This post is part of a series related to First Aid knowledge and skills. Join us in learning about First Aid, and lend your experiences and knowledge to the discussion! As a follow-up to Monday’s intro, I thought it would be fitting for the first installment in our series to address First Aid for choking. If you’ve ever choked on something, even momentarily, you know what a panicky feeling it can be. If you notice someone is having difficulty breathing, appears to be choking, or is giving the universal sign for choking (shown below), take the following steps.

First Aid for Choking - The Universal Sign for Choking

First Aid for Choking: Step-by-Step Instructions

For Infants (1 year and under)

  1. Get consent from the parent or guardian, if present.
  2. Give them 5 firm blows to the mid-to-upper back with the base of your palm.
  3. If the object isn’t dislodged, turn the infant over by sandwiching them between your forearms; hold them on your arm with their head supported in your hand, keeping their head lower than their chest.
  4. Give 5 chest thrusts (using 2 fingers placed just below the nipple line).
  5. Repeat back blows and chest thrusts until the object is dislodged, the infant begins coughing or crying, or they become unconscious.
  6. If the infant becomes unconscious, place the infant on a firm, safe surface and begin CPR. Have someone call 9-1-1. If you are alone, give about two minutes of CPR before calling 9-1-1 yourself.

For Adults and Children over 1 year

  1. For children, get consent from the parent or guardian, if present.
  2. Ask them quickly if they are choking. (This allows them to simply nod or shake their head, instead of trying to speak.)
  3. If they nod yes and/or can’t speak or cough, act quickly to help them.
  4. Give them 5 firm blows to the mid-to-upper back with the base of your palm.
  5. If the back blows don’t dislodge the object, continue with the following steps (the Heimlich maneuver).
  6. Stand behind the victim.
  7. Make a fist with one hand, placing the thumb side against the victim’s abdomen, above their belly button and below the ribs.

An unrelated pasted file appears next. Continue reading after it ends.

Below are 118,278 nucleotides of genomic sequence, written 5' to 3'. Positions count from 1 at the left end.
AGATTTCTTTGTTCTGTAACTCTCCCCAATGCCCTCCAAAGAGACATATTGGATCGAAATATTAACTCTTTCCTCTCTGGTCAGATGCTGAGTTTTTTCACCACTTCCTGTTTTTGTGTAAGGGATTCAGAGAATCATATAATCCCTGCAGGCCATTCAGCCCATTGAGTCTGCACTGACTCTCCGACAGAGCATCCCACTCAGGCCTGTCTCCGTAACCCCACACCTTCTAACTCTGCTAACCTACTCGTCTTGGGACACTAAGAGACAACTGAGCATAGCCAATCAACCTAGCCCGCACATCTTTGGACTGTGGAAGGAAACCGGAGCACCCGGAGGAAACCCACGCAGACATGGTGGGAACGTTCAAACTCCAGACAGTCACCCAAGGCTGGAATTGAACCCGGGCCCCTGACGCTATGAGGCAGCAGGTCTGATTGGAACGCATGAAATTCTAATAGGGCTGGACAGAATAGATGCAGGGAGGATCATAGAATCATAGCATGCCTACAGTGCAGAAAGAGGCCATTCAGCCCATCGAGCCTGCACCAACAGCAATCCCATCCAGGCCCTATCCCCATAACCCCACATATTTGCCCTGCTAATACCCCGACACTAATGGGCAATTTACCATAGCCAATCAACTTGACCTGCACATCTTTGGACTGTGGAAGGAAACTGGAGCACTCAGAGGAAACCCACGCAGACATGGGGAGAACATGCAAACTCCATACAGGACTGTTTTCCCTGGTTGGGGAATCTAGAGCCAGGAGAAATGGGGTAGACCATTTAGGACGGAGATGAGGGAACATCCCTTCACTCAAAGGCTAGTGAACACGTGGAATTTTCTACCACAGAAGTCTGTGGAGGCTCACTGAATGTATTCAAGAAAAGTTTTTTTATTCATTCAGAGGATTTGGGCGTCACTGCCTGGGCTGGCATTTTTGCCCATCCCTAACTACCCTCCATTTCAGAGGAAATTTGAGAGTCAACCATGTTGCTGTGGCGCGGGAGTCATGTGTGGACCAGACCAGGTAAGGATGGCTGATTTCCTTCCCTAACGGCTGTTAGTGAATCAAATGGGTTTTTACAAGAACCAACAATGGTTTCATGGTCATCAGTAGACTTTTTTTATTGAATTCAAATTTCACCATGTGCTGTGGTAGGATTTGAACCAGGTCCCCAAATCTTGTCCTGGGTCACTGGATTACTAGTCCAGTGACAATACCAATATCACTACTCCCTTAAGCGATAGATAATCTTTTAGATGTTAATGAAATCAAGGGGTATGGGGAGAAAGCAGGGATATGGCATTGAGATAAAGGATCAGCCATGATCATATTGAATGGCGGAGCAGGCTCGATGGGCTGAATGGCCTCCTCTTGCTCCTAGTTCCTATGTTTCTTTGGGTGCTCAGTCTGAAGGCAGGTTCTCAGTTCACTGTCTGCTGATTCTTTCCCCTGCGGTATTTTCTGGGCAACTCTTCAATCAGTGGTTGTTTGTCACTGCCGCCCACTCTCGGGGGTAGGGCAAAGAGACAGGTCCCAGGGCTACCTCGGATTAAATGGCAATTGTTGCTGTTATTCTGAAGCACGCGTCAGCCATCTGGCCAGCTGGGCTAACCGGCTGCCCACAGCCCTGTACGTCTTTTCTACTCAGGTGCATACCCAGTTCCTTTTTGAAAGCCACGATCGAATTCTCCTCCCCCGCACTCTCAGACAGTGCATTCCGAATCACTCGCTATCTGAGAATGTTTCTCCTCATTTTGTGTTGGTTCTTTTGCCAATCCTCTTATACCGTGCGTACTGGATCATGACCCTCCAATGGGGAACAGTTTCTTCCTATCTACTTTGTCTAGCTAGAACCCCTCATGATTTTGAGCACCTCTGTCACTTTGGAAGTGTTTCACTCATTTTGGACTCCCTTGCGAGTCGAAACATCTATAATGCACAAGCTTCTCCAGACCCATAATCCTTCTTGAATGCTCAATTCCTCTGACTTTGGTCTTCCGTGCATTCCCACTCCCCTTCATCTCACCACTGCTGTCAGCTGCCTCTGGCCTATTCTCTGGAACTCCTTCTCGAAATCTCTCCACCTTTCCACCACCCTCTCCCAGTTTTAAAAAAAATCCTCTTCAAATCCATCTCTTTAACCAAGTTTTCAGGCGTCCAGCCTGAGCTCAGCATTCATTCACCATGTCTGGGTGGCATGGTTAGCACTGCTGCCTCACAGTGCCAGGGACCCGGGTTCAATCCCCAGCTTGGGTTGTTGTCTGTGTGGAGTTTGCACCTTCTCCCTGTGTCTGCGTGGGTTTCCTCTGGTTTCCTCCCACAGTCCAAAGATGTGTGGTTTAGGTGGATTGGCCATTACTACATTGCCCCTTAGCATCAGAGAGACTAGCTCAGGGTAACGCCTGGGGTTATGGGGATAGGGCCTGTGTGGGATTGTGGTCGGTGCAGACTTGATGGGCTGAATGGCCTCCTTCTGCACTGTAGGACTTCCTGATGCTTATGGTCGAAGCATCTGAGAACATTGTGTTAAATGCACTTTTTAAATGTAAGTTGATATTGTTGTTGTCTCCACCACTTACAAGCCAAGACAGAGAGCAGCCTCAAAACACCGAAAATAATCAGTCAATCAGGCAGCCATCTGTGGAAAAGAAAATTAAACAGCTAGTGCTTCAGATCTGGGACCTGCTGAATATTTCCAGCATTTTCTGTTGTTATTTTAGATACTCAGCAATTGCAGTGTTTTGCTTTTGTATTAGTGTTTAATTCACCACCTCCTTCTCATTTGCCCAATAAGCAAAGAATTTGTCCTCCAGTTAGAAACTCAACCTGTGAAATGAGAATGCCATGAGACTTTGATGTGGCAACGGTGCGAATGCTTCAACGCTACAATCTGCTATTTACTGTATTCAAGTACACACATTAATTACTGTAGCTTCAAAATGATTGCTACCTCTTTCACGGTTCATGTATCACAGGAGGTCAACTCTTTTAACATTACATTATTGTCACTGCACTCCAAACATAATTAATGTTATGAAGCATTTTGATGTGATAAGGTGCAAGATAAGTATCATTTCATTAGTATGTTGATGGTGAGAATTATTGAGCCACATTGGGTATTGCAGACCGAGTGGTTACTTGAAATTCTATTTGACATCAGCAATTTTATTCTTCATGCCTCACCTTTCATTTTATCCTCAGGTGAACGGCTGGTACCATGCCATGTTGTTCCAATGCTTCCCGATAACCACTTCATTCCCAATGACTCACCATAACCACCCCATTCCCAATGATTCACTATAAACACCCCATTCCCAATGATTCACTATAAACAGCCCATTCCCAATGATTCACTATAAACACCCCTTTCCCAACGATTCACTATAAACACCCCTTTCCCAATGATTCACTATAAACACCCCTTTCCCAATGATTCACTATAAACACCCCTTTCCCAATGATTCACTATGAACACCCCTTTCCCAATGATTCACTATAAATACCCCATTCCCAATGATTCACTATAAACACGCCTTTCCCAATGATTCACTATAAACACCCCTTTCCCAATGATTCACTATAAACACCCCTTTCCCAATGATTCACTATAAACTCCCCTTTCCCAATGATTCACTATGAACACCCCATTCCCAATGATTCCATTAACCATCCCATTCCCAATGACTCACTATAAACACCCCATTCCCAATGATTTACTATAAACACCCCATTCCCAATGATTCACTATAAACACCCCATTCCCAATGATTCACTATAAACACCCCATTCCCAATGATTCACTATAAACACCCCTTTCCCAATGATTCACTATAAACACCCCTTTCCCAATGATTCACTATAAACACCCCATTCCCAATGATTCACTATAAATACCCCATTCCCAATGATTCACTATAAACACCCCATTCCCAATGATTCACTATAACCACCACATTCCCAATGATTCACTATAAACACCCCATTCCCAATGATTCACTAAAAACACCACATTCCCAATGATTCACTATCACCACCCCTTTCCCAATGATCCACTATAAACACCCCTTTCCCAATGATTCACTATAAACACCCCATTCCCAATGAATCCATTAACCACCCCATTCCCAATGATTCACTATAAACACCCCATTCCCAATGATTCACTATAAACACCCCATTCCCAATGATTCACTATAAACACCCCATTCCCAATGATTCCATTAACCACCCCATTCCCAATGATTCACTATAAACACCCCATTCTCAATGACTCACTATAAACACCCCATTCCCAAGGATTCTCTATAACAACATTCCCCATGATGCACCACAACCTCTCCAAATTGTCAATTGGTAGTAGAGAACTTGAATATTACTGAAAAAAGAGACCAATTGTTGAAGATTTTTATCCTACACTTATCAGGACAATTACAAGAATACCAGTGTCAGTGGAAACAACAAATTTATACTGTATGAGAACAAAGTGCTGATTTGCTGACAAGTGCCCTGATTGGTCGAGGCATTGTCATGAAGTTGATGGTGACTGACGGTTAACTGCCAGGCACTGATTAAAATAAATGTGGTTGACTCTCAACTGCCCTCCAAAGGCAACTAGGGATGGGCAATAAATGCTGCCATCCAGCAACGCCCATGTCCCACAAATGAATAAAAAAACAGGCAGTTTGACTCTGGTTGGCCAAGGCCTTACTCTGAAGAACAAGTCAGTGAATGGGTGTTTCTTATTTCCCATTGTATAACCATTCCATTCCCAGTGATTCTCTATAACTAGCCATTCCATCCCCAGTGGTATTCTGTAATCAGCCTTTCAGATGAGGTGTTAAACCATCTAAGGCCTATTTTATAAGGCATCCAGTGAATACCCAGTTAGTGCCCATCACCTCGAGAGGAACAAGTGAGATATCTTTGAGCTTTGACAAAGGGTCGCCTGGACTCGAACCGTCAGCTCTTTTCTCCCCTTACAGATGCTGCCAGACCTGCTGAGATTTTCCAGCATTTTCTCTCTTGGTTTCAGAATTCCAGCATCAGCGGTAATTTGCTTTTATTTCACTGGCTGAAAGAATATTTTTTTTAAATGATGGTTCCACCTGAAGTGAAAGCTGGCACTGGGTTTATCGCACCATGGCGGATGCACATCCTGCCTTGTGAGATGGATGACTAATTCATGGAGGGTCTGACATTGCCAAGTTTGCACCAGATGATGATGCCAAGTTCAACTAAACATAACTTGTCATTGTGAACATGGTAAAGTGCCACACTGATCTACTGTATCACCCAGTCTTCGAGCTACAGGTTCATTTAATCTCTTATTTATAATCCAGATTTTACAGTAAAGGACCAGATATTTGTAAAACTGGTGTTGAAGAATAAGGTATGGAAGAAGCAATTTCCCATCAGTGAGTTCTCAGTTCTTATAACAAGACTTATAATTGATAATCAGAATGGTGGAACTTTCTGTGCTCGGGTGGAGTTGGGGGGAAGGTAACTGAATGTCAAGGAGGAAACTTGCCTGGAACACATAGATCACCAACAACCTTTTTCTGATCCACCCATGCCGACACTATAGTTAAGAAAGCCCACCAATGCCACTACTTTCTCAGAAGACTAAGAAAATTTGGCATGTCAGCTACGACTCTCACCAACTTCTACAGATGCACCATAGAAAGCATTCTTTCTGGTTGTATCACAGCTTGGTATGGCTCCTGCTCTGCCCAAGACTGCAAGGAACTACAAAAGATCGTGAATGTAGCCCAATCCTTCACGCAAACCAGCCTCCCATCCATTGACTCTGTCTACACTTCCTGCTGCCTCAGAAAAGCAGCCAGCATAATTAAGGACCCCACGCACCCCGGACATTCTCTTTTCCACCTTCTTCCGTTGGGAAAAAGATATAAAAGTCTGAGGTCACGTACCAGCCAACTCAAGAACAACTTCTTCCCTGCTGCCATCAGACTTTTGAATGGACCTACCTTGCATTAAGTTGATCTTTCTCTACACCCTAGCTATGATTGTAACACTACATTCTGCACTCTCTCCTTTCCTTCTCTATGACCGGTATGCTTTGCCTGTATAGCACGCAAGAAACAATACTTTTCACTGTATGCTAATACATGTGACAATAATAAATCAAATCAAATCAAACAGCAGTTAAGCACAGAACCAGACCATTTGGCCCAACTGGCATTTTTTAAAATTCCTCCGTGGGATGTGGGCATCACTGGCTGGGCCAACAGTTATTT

8. Quickly thrust inward and upward into the abdomen (this action activates the diaphragm, forcing available air out of the lungs).
  9. Repeat thrusts until object is expelled or victim becomes unconscious.
  10. If the victim becomes unconscious, have someone call 9-1-1, and begin CPR—starting with looking for any objects blocking their airway.

Heimlich maneuver

If You’re Alone and You Begin Choking

  1. Call 9-1-1 immediately if you have a land-line phone.
  2. Perform abdominal thrusts on yourself:
    1. Place a fist just above your belly button.
    2. Bend over a hard surface like a chair, countertop, or barstool.
    3. Using the surface for more power and stability, thrust your fist inward and upward to activate the diaphragm and expel air from your lungs and the object from your throat (you can also thrust your body forward onto your fist).
    4. Repeat.
Although we hope you never have to put this information to use, knowing how to provide first aid for choking can help prevent needless fatalities. What about you? Have you ever helped someone who was choking? What experiences do you have with performing the Heimlich maneuver or having it performed on you? --Sarah Sources: CPR, AED, and Basic First Aid booklet ($1.25 each from our online store)
Emergency preparednessFirst aidSkills




I used it not long ago on my husband, very scarey and took a lot more strength than I imagined it would. Had to press multiple times and he was bent over which made it harder for me. But I got it out. :-)

Lauralee Hensley

Lauralee Hensley

In the elderly don’t be surprised if you crack a couple of ribs. I did once when I was a nurse. Their bones and ribs are often brittle. I actually did the anti-choking procedure on myself once over a chair. By the way the H________ maneuver is a copyrighted phrase, especially the H word part. You might want to call it the anti-choking procedure or anti-choking maneuver. I know at ambulance companies that give classes for many nurses in our region they told us they can’t use the H__________ Maneuver in any of their class speeches or in print instructions because of the copyright the family of the Doctor that invented it, put on the procedure. Even the movie Overboard had to pay to use the phrase in their movie. So, might change it here to anti-choking before the copyright minions of terror come asking for some form of payment for using it in your article. Just trying to give you a fore warning. Don’t know how diligent they are or aren’t, but if they copyrighted it, I imagine they are a bit diligent.



Connie, I’m so glad you were there to help! I can imagine it was more difficult with him bent over—especially if he started to lose strength or consciousness and couldn’t hold himself up. —Sarah

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